I knew it would be interesting at least- a standup/improv comedy troupe called Boom Chicago doing a show called "Me, MySpace and iPod". As it turned out, it was completely up my alley and I was very impressed.
It was the first I had seen a comedy routine integrated with technology and social networking - something very close to my job when I'm not traveling.
For instance, they asked the audience who had a page on MySpace.com and someone was chosen for the skit. They went to the live site during the show to check out the guy's page and asked him about some friends on his friend's list. Then, later in the show they did a whole routine that brought his MySpace friends to life based on his descriptions. So freaking funny - and for the skit to work every night they have to find someone in the audience with a MySpace page - in Amsterdam. This goes to show how huge MySpace is.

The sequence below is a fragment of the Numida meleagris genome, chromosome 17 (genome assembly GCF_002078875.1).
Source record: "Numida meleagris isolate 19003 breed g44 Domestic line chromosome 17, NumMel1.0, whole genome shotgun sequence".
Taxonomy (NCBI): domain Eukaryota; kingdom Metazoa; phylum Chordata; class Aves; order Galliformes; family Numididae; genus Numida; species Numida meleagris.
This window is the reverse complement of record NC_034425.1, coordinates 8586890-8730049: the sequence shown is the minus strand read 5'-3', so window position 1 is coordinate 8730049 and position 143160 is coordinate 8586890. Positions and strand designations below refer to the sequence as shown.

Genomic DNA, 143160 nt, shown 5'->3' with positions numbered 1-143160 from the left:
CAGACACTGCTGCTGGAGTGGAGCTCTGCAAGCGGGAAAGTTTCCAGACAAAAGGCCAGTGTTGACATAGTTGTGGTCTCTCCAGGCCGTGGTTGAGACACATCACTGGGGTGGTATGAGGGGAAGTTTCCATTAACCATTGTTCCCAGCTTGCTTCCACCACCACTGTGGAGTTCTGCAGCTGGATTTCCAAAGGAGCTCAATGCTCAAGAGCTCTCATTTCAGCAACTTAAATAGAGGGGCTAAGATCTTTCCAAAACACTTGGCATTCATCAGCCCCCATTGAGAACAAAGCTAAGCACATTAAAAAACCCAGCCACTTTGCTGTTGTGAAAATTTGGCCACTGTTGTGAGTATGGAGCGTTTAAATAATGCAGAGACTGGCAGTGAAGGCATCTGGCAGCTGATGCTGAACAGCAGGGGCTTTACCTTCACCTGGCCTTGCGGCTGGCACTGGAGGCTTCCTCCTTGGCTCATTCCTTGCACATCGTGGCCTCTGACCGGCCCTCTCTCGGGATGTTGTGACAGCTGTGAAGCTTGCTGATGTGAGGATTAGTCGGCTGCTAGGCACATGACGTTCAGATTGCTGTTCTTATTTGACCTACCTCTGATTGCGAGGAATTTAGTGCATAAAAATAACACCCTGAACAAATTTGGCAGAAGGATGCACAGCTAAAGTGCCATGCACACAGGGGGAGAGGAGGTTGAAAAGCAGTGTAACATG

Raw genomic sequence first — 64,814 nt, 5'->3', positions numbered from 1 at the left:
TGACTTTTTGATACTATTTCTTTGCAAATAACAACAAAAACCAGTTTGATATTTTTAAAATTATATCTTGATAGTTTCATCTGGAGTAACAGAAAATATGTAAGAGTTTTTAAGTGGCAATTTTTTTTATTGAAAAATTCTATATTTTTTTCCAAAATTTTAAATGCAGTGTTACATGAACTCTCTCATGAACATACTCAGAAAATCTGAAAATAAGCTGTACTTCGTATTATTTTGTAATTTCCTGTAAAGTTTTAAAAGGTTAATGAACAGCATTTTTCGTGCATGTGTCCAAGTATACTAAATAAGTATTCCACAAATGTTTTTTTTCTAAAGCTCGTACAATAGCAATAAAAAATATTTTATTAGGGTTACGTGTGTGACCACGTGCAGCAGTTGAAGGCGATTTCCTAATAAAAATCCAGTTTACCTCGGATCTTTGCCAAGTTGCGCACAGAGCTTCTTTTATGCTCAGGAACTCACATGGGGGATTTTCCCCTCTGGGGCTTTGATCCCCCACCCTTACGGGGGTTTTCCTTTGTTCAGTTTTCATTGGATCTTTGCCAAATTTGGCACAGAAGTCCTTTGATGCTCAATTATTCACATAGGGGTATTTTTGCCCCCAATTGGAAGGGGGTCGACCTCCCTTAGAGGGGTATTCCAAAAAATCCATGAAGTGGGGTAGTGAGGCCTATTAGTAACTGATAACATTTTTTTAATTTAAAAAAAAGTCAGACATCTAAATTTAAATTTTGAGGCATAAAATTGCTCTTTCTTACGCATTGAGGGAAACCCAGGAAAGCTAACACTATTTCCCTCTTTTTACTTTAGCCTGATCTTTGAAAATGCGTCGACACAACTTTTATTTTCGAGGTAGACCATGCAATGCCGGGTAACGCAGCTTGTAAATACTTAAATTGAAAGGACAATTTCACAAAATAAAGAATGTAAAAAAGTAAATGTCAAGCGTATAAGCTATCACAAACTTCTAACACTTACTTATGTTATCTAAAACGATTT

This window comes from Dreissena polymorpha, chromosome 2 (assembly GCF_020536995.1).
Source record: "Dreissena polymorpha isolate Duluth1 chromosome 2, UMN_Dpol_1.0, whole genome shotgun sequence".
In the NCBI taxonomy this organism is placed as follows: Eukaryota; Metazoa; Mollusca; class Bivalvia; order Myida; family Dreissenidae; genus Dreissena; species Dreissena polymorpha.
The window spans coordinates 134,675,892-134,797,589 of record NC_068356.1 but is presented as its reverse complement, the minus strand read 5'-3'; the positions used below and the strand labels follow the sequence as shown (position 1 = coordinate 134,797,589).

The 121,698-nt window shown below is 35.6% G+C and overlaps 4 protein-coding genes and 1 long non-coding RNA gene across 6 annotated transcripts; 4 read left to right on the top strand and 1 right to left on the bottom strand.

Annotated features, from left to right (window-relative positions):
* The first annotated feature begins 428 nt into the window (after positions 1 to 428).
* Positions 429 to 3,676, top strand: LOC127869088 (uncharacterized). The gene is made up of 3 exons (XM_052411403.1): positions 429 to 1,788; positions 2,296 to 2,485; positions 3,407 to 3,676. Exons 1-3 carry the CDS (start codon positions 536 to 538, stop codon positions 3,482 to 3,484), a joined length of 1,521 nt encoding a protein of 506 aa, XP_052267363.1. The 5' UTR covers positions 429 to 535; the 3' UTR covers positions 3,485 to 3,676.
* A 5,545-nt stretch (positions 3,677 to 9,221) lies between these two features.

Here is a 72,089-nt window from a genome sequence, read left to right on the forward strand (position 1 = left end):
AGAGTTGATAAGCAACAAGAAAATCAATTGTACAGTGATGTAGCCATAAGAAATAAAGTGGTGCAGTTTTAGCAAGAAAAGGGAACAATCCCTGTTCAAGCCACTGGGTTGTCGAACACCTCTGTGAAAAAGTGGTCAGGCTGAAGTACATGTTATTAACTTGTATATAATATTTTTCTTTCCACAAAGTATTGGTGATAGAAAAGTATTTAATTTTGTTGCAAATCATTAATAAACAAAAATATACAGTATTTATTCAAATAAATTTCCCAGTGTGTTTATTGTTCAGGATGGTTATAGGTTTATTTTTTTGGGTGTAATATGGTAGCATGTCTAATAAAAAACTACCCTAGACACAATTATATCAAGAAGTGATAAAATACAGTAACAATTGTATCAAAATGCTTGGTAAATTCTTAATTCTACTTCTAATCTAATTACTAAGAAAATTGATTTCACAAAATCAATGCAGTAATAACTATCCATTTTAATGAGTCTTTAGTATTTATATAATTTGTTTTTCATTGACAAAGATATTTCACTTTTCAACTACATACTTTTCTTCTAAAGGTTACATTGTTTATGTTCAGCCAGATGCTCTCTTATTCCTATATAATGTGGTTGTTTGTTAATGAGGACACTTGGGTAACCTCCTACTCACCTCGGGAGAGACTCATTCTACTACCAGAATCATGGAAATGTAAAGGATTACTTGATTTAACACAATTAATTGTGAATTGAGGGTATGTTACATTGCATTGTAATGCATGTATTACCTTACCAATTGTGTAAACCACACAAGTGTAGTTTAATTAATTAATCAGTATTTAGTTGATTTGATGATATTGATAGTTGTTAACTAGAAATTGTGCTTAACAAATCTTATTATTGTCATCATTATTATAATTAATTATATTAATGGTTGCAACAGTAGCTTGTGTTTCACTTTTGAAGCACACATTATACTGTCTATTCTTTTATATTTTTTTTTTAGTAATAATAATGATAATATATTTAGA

They also did a skit based on Wikipedia, which is an online encyclopedia that a very large community of people manage by editing pages. Wikipedia works, but is also famous for disagreements about how an entry should be written. In the skit, they ask for an object, in this case a pineapple and they take turns describing it in encyclopedic style. When one performer disagrees, they yell "EDIT!" and it becomes their turn to create the "real" definition. Wiki-based humor, wow.
Being that we are in Amsterdam, they also parodied Anne Frank and showed a YouTube style video blog that was done by Anne Frank back on the 1940's [watch the video]. It was a take-off of the now-famous LonelyGirl15 on You Tube.
I was in awe. It was funny yes, but what really blew me away was that these websites and ideas were too geeky for prime time only a couple of years ago and now, suddenly, it is mainstream enough to become fodder for an entire comedy show. If I was running a technology conference, I would hire Boom Chicago in a second.